HECM for PURCHASE GUIDELINES
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There are some differences between a HECM for purchase and a traditional HECM for seniors. The major differences concern the cash required at closing, the involvement of a Realtor® in the loan process, the recommendation of a professional home inspection, and certain closing costs.
What is the Role of Real Estate Agent?
Coordinate borrower meeting with a Certified Reverse Mortgage Advisor to explain all of the ins and outs of these specialized loans. Senior should consider a written agreement – you should include contingencies for the sale of the senior’s previous home, the home inspection, etc.
Selecting a Home for Purchase & Getting an Inspection
• HUD encourages all seniors get a home inspection from a licensed professional home inspector (This is suggested but not required) Evaluates the physical condition: structure, construction, and mechanical systems Identifies items that need to be repaired or replaced prior to the scheduled closing date Estimates the remaining useful life of the major systems, equipment, structure, and finishes Buyers should be at the inspection to ask questions about the condition and maintenance Required Repairs Health and safety or structural integrity issues Must be completed prior to closing by the seller Include in purchase agreement Buyer cannot put any money into repairs before they own the home Must state offer contingent on satisfactory inspection conducted by qualified inspector Borrower may want attorney to review – increases costs but may be worth it Client may cancel transaction at any time prior to closing but this could affect earnest money deposit Both an Amendatory Clause and a Real Estate Certification are required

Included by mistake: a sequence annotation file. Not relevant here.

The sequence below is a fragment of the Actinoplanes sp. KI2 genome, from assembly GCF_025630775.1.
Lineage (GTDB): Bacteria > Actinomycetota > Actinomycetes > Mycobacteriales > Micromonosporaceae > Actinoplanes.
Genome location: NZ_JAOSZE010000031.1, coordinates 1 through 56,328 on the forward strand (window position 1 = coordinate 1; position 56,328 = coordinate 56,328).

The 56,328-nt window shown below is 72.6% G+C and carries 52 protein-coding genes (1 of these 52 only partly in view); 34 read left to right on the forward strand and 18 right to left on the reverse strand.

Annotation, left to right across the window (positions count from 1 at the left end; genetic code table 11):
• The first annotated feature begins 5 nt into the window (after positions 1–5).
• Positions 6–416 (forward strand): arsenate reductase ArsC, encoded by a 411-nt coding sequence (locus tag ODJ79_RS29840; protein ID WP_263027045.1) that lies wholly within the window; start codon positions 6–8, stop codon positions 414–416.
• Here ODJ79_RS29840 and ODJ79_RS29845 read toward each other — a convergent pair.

Same as traditional HECM loans
Cooperative units Manufactured housing built before 1976 and lacking permanent foundation Bed and breakfast properties, boarding houses
What is the monetary investment requirement?
At closing, HECM borrowers must provide a monetary investment which will be applied to satisfy the difference between the HECM principal limit and the sales price for the property, plus any HECM loan related fees that are not financed or offset by other allowable FHA funding sources. • In other words, the proceeds from the reverse mortgage and any funds from the sale of the old property (or from the borrower's savings) must be enough to purchase the new property outright. • Borrowers may provide larger investment amount in order to retain portion of HECM proceeds for future draws
Writing an offer
What are allowable funding sources?
• • • Borrower may only use their own money or money obtained from sale of assets. Withdrawals from borrower’s savings or retirement account are acceptable. Lenders will be required to verify the source of all funds prior to closing
Standard HECM closing costs plus (Varies from Sate to State)Recordation fees Transfer taxes
What funding sources are ineligible?
× × × × × × × × × Gifts Loan discount points Interest rate buy downs Closing cost assistance Builder incentives Seller contributions or seller financing Credit card advances Secured or non-secured loans from another asset (car, home equity) Bridge loans (“gap financing”) or other interim financing methods are prohibited. This restriction includes subordinate liens, personal loans, cash withdrawals from credit cards, seller financing and any other lending commitment that cannot be satisfied at closing.
Other things you should know:
There is no three day right of rescission- unlike
traditional HECM. The three-day right of rescission period is not applicable to HECM for Purchase transactions. Therefore, all initial advances may be disbursed on the day of closing by the settlement agent.
Certified Reverse Mortgage Expert
× Seller concessions are not applicable to